Respecfully disagree; it's a USP they have compared to the micros.
I wish they'd be totally proactive in chasing up payments, though, and not leave it up to us in some cases.

Not sure what you wrote? USP?

But the main point is, they are slow. Whether by design or agreements or not chasing slow paying accounts, they are slow...  :) I'm a patient person, I don't care much when they send me the next $100, so if it's six months, I'll spend it just the same. Eyeing up a bottle of Ardbeg Uigeadail lately for my collection.

ShadySue

« Reply #41 on: June 03, 2019, 12:22 »
0
USP: Something of benefit to the customers compared to the micros. As well as more customer service.

« Reply #42 on: June 03, 2019, 14:14 »
+1
Eyeing up a bottle of Ardbeg Uigeadail lately for my collection.
Checked out and excellent tip! Five stars out of five! Although, I must say, my tastes are far simpler and less expensive. After all, expectations are always a little lower when you work with stock photography... :) How about "Bowen Island Coastline" Pale Ale? Next rounds on me!

« Reply #43 on: June 03, 2019, 14:32 »
+6
Whenever I think I'm going to give up on Alamy, a large sale appears and I decide to let them ride a while longer :)

It happened over the weekend - May had been terrible, but when I checked, there was a sale on the 30th for $250 (gross). More sales are for amounts less than $10, and those aren't as exciting.

I understand the longer payment times - that's part of why I justify the price differential with Microstock sites. Different terms, different prices.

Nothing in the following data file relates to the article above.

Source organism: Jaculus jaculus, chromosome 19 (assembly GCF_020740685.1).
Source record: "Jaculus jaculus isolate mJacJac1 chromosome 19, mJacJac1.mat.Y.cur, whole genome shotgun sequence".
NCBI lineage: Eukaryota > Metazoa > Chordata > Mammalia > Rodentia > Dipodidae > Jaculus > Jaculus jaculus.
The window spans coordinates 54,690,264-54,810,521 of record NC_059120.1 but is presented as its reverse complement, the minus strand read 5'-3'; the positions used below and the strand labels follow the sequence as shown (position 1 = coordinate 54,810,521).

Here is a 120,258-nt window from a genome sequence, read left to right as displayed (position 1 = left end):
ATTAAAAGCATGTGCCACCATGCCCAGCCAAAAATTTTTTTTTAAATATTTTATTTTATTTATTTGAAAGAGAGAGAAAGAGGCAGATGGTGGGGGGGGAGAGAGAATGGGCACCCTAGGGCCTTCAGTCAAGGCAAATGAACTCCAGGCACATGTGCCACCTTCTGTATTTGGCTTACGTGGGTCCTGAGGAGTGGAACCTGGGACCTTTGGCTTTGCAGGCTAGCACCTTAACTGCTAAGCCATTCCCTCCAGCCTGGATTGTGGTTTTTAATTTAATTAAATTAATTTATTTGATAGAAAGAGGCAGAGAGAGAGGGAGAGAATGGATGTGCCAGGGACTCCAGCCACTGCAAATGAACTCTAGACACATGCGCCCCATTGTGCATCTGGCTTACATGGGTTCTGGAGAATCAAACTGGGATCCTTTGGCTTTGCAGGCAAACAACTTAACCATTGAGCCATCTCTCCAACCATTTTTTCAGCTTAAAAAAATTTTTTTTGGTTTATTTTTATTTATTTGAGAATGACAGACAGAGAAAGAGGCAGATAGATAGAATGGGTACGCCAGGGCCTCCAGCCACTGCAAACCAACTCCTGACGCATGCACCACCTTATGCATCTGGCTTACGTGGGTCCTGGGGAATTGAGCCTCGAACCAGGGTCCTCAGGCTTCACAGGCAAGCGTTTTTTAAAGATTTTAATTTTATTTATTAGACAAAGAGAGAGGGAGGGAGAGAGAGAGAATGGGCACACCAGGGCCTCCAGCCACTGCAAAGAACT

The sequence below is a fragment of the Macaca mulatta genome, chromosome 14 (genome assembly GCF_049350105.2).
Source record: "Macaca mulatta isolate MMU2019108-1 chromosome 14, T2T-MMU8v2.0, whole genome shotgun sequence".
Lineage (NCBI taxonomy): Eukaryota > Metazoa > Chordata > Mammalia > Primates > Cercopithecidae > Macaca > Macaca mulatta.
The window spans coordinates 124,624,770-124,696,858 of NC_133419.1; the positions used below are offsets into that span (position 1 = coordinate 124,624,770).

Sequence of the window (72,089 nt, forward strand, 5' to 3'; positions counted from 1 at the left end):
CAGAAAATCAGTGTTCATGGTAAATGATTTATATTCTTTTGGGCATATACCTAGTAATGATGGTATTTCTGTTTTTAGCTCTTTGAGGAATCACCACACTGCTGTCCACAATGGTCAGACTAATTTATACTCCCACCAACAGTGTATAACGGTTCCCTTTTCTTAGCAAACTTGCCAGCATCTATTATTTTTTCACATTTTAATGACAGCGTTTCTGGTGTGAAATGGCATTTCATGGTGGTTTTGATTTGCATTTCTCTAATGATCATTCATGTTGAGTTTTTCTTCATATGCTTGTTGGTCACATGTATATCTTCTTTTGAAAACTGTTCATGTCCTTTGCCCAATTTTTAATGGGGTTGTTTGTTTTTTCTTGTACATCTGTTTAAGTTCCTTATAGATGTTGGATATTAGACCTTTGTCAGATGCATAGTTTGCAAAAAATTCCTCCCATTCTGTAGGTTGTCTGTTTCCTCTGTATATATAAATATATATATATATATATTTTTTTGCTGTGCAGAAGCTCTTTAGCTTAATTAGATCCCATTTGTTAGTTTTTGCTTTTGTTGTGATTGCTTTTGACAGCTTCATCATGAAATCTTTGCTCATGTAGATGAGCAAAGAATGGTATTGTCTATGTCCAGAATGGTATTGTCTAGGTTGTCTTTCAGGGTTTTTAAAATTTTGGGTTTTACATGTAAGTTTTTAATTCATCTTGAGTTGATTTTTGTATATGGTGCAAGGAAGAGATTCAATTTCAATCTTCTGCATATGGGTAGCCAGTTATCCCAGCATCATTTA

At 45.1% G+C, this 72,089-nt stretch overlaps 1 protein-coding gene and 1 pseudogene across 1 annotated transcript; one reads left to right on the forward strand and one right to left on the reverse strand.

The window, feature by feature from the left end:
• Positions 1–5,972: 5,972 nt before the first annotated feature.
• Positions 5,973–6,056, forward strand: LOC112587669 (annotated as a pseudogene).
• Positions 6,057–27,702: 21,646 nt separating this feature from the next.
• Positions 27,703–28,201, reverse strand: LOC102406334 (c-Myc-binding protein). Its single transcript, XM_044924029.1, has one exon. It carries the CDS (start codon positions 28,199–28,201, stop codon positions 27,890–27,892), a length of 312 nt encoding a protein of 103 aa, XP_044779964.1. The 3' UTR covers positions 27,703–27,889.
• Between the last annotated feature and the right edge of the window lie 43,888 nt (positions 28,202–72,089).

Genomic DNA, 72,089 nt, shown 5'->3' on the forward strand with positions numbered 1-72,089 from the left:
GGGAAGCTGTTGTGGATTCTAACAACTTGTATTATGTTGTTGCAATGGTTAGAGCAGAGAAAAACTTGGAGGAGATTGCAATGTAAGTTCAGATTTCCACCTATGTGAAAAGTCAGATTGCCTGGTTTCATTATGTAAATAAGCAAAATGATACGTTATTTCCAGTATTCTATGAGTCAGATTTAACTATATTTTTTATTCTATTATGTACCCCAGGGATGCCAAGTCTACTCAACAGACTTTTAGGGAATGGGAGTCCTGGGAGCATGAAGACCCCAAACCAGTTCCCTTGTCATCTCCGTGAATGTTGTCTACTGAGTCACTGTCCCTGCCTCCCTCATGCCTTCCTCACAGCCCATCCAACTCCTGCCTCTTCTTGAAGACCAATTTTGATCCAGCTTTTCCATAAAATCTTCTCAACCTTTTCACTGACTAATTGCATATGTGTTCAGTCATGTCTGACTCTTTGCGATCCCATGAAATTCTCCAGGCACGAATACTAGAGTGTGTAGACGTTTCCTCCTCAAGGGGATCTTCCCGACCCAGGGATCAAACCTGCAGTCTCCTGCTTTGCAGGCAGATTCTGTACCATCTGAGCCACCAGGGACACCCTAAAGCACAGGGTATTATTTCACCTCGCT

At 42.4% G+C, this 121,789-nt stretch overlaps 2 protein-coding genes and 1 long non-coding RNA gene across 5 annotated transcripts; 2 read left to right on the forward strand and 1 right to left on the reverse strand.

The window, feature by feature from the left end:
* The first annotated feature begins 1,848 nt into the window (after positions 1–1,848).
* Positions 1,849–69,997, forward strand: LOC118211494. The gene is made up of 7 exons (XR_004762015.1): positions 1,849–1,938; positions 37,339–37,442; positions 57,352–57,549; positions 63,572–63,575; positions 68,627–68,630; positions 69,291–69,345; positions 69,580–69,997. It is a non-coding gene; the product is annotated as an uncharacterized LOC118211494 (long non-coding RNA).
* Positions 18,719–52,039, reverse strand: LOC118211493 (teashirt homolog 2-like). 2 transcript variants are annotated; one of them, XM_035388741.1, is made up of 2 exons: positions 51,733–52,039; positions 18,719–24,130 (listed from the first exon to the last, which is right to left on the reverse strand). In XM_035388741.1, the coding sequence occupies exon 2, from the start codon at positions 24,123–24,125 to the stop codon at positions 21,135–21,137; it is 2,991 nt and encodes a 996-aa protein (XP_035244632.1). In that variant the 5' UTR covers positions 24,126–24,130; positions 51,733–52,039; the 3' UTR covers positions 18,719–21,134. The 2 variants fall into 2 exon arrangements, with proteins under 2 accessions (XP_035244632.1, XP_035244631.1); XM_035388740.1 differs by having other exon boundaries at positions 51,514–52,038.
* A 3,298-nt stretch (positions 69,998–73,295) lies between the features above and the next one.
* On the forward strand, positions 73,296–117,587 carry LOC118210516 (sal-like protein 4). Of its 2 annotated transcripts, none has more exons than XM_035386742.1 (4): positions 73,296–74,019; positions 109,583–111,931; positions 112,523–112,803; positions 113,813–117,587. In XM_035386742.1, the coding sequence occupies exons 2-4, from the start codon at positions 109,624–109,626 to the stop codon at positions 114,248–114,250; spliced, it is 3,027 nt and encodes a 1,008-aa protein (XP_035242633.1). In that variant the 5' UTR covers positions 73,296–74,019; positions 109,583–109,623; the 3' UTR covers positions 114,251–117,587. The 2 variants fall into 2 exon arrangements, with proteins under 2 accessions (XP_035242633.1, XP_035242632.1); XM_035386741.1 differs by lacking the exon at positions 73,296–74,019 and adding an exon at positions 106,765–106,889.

I am less happy with the extraordinarily wide variation in payment times, Alamy refusing to pay contributors if only a partial payment has been made on an invoice, and their seemingly soft and cuddly approach to debt collection. I think they could do things like refuse to supply more images when a customer gets behind more than a certain amount - butthose customers seem to be the ones Alamy bends over backwards to cater to.

« Reply #44 on: June 04, 2019, 00:30 »
0
Whenever I think I'm going to give up on Alamy, a large sale appears and I decide to let them ride a while longer :)

It happened over the weekend - May had been terrible, but when I checked, there was a sale on the 30th for $250 (gross). More sales are for amounts less than $10, and those aren't as exciting.

I understand the longer payment times - that's part of why I justify the price differential with Microstock sites. Different terms, different prices.

I am less happy with the extraordinarily wide variation in payment times, Alamy refusing to pay contributors if only a partial payment has been made on an invoice, and their seemingly soft and cuddly approach to debt collection. I think they could do things like refuse to supply more images when a customer gets behind more than a certain amount - butthose customers seem to be the ones Alamy bends over backwards to cater to.

I haven't felt like giving up on them, but I was becoming more disillusioned. Then I got a $245 (gross) sale on May 31, and a $25 (net) payment from Stockimo today (still waiting for another sale I found three months ago to show up on there) and am feeling better about them again. Human nature I guess. Lots of zooms on travel pix, so hoping the summer will be good.

« Reply #45 on: June 04, 2019, 00:56 »
0
Had the same type of sale last month when I was about to give up on them... then i got a full refund this month...